United States senators and Trump administration officials have reached an agreement on a significant economic stimulus bill to alleviate the economic effect of the coronavirus pandemic, White House official Eric Ueland has said.
“We have a deal,” Ueland told reporters on Wednesday, after days of negotiations on the package, expected to be worth $2 trillion.
The Senate’s Republican majority leader, Mitch McConnell, was expected to speak on the Senate floor shortly about the agreement.
The text of the pact was not expected to be available until later on Wednesday.
The package had been expected to include a $500bn fund to help hard-hit industries and a comparable amount for direct payments of up to $3,000 to millions of US families, as well as $350bn for small-business loans, $250bn for expanded unemployment aid and $75bn for hospitals.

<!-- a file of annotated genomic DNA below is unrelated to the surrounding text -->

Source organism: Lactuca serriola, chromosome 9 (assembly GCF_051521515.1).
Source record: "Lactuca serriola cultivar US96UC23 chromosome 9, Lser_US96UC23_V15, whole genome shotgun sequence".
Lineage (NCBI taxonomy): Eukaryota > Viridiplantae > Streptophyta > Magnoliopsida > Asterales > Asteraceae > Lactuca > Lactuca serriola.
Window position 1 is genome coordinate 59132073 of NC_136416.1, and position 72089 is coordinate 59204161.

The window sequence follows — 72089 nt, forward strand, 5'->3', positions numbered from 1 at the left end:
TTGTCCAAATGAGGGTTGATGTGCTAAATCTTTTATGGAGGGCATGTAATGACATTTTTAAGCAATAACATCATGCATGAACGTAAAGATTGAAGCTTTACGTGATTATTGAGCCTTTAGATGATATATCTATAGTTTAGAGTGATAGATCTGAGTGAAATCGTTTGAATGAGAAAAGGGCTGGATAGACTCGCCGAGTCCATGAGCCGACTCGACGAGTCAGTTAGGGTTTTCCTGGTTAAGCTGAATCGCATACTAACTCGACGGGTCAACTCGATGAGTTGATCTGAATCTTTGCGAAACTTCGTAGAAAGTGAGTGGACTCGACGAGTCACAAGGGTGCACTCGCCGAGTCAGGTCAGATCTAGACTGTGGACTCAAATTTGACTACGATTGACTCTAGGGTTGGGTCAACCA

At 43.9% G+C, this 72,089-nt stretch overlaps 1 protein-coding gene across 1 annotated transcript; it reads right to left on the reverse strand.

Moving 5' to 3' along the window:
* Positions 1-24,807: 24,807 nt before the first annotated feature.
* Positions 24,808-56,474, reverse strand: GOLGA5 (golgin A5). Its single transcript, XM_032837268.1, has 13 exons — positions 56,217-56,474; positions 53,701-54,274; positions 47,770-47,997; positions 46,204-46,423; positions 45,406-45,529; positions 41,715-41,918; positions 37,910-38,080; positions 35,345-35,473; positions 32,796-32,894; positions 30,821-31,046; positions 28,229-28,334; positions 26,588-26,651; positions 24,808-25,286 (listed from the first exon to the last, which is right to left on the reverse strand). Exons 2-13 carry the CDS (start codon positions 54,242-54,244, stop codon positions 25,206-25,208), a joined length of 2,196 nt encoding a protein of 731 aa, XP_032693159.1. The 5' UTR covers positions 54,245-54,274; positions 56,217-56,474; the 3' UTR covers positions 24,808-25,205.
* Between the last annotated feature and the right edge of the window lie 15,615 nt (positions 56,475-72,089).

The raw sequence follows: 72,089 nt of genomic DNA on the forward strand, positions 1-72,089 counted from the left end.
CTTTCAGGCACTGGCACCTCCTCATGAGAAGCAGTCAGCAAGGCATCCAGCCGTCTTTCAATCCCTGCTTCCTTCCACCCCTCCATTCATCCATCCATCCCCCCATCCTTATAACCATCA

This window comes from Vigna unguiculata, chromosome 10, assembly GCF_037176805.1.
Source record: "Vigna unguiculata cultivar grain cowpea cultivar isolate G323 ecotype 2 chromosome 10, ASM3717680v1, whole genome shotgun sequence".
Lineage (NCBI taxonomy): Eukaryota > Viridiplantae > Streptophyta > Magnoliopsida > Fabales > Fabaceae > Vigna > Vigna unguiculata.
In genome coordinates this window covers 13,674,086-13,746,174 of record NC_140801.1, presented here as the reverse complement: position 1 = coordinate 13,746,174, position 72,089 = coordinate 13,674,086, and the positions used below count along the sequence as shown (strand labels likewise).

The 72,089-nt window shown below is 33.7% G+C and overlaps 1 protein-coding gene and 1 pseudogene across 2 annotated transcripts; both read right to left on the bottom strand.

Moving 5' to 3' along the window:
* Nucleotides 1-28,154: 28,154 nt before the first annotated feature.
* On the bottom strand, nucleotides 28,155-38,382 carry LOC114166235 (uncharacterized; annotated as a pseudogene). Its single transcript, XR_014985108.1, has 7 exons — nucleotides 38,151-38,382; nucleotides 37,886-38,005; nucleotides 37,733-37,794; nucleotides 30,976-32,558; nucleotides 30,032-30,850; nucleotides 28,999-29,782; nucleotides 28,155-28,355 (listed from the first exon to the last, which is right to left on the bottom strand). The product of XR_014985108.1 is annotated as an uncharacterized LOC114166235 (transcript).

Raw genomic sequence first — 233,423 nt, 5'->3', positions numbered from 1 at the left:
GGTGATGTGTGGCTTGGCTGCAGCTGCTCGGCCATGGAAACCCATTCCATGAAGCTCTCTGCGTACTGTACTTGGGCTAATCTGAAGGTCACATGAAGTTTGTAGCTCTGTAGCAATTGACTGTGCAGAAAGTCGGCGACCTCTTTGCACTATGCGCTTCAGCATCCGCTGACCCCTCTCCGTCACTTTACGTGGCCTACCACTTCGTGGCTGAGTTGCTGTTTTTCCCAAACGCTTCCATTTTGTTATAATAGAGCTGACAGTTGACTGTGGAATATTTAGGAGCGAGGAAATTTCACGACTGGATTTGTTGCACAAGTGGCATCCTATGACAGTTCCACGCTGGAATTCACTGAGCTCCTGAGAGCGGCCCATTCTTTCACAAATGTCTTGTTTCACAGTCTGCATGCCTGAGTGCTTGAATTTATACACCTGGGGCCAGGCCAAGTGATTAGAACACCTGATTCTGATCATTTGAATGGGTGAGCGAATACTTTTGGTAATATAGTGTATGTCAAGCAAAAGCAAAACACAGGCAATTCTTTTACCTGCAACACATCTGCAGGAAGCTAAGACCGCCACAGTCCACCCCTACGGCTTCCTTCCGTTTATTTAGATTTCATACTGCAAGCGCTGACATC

It aims to cushion the economic blow from a pandemic that has killed more than 660 people in the US and sickened more than 50,000, shuttered thousands of businesses, thrown millions out of work and led states to order 100 million people – nearly a third of the population – to stay at home.
The money at stake in the stimulus legislation exceeds what the US government spends on national defence, scientific research, highway construction and other discretionary programmes.